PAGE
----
Mirror, Dynasty 18

Mirror with a Handle in the Shape of a Young Woman Holding a Papyrus Umbel
New Kingdom, Dynasty 18, reign of Thutmose IV, ca. 14001390 B.C.E.
Upper Egypt; Thebes
Bronze or copper alloy, H. 29 cm (11 7/16 in); diam. 15.5 cm (6 1/8 in) weight 1.2 kg (2.7 lbs)
Bequest of Walter C. Baker, 1972 (1972.118.30)

There are many examples of these mirrors, each with a papyrus branch and a woman:

The Brooklyn museum also has one

and OIM has two mirrors

The lady in the Met's example, in addition to the papyrus umbel serving as a crown, is also holding a papyrus. Why do all these mirrors have this symbol?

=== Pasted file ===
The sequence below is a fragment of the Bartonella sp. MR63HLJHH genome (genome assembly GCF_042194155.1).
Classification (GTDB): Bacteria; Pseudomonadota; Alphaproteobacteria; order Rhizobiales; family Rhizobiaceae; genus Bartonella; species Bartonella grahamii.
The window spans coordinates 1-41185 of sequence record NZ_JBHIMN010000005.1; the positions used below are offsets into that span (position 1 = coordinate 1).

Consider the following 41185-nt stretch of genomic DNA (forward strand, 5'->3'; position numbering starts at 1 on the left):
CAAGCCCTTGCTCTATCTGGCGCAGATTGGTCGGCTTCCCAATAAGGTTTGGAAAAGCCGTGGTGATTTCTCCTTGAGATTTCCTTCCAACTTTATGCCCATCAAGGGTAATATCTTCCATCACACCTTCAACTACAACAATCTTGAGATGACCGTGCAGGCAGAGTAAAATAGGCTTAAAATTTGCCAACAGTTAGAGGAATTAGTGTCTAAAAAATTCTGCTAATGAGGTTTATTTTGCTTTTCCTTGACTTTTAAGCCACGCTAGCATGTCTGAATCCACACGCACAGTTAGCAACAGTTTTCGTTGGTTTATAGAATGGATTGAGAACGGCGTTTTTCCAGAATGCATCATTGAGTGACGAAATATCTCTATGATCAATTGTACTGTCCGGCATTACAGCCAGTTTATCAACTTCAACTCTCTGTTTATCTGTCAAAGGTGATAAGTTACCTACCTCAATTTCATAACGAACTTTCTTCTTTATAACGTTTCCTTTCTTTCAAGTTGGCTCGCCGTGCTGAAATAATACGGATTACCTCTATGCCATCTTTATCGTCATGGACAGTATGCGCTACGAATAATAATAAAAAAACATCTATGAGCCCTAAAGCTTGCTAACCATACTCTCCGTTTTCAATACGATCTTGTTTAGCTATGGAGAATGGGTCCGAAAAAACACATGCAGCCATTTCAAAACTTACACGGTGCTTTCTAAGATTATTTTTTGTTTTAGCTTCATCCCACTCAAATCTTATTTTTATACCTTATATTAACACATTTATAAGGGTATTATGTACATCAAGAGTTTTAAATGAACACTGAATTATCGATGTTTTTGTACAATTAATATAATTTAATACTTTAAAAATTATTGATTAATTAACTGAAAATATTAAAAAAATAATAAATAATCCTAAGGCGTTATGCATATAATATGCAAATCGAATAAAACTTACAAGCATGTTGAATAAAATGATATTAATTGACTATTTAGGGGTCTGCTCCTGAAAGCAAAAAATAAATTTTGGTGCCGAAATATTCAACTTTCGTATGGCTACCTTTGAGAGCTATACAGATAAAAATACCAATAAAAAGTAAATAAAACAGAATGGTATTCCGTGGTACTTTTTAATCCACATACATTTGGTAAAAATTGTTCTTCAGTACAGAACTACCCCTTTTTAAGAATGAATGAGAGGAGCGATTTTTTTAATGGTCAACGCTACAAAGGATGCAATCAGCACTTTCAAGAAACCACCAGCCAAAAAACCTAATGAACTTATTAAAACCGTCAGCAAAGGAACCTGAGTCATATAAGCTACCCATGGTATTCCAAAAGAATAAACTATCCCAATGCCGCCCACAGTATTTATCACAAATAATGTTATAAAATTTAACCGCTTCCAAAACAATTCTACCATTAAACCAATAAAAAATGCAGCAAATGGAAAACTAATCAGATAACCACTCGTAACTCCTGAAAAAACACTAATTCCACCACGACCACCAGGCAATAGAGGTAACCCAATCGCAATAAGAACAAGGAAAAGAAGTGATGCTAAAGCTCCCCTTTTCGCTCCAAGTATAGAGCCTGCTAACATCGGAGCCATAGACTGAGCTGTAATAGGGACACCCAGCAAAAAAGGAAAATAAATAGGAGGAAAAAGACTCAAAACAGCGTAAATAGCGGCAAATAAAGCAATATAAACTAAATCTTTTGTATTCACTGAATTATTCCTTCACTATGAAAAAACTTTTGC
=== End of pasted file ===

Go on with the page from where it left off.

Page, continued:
OIM 10203
The museum info card gives the meaning of the papyrus as "to be rejuvenated". Wilkinson explains the use of it as an amulet "as a symbol for 'green,' and for concepts such as 'flourish', 'joy,' and 'youth." (_Reading Egyptian Art_, page 123)

Those using the mirrors hope for youthful rejuvenation, and may have hoped the use of this symbol would aid in achieving it.

Queen Kawit, a wife of Mentuhotep II, is attended to on her sarcophagus, and has her mirror to inspect the hairdresser's work
The male attendant pouring the Queen a drink says, "For your ka, O mistress."
The KA is an aspect of the soul meaning vital life force.